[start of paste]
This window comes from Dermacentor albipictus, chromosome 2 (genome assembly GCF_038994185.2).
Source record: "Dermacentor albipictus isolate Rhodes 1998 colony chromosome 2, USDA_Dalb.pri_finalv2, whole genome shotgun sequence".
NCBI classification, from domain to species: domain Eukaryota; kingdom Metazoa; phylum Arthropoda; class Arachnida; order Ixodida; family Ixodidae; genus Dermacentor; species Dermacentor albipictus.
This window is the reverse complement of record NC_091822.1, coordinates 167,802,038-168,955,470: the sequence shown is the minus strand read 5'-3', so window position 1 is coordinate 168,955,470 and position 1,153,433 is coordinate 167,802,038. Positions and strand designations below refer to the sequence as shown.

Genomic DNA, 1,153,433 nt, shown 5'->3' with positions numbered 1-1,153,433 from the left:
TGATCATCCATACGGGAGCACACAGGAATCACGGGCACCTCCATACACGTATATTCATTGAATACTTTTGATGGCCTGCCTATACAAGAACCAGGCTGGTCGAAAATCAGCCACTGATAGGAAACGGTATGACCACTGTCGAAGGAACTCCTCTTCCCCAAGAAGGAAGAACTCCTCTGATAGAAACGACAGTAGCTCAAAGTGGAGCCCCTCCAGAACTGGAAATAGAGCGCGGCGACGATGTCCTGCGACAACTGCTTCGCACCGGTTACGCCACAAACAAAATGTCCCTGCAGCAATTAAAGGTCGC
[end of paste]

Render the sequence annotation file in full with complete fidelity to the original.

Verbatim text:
This window comes from Dermacentor albipictus, chromosome 2 (genome assembly GCF_038994185.2).
Source record: "Dermacentor albipictus isolate Rhodes 1998 colony chromosome 2, USDA_Dalb.pri_finalv2, whole genome shotgun sequence".
NCBI classification, from domain to species: domain Eukaryota; kingdom Metazoa; phylum Arthropoda; class Arachnida; order Ixodida; family Ixodidae; genus Dermacentor; species Dermacentor albipictus.
This window is the reverse complement of record NC_091822.1, coordinates 167,802,038-168,955,470: the sequence shown is the minus strand read 5'-3', so window position 1 is coordinate 168,955,470 and position 1,153,433 is coordinate 167,802,038. Positions and strand designations below refer to the sequence as shown.

Genomic DNA, 1,153,433 nt, shown 5'->3' with positions numbered 1-1,153,433 from the left:
TGATCATCCATACGGGAGCACACAGGAATCACGGGCACCTCCATACACGTATATTCATTGAATACTTTTGATGGCCTGCCTATACAAGAACCAGGCTGGTCGAAAATCAGCCACTGATAGGAAACGGTATGACCACTGTCGAAGGAACTCCTCTTCCCCAAGAAGGAAGAACTCCTCTGATAGAAACGACAGTAGCTCAAAGTGGAGCCCCTCCAGAACTGGAAATAGAGCGCGGCGACGATGTCCTGCGACAACTGCTTCGCACCGGTTACGCCACAAACAAAATGTCCCTGCAGCAATTAAAGGTCGC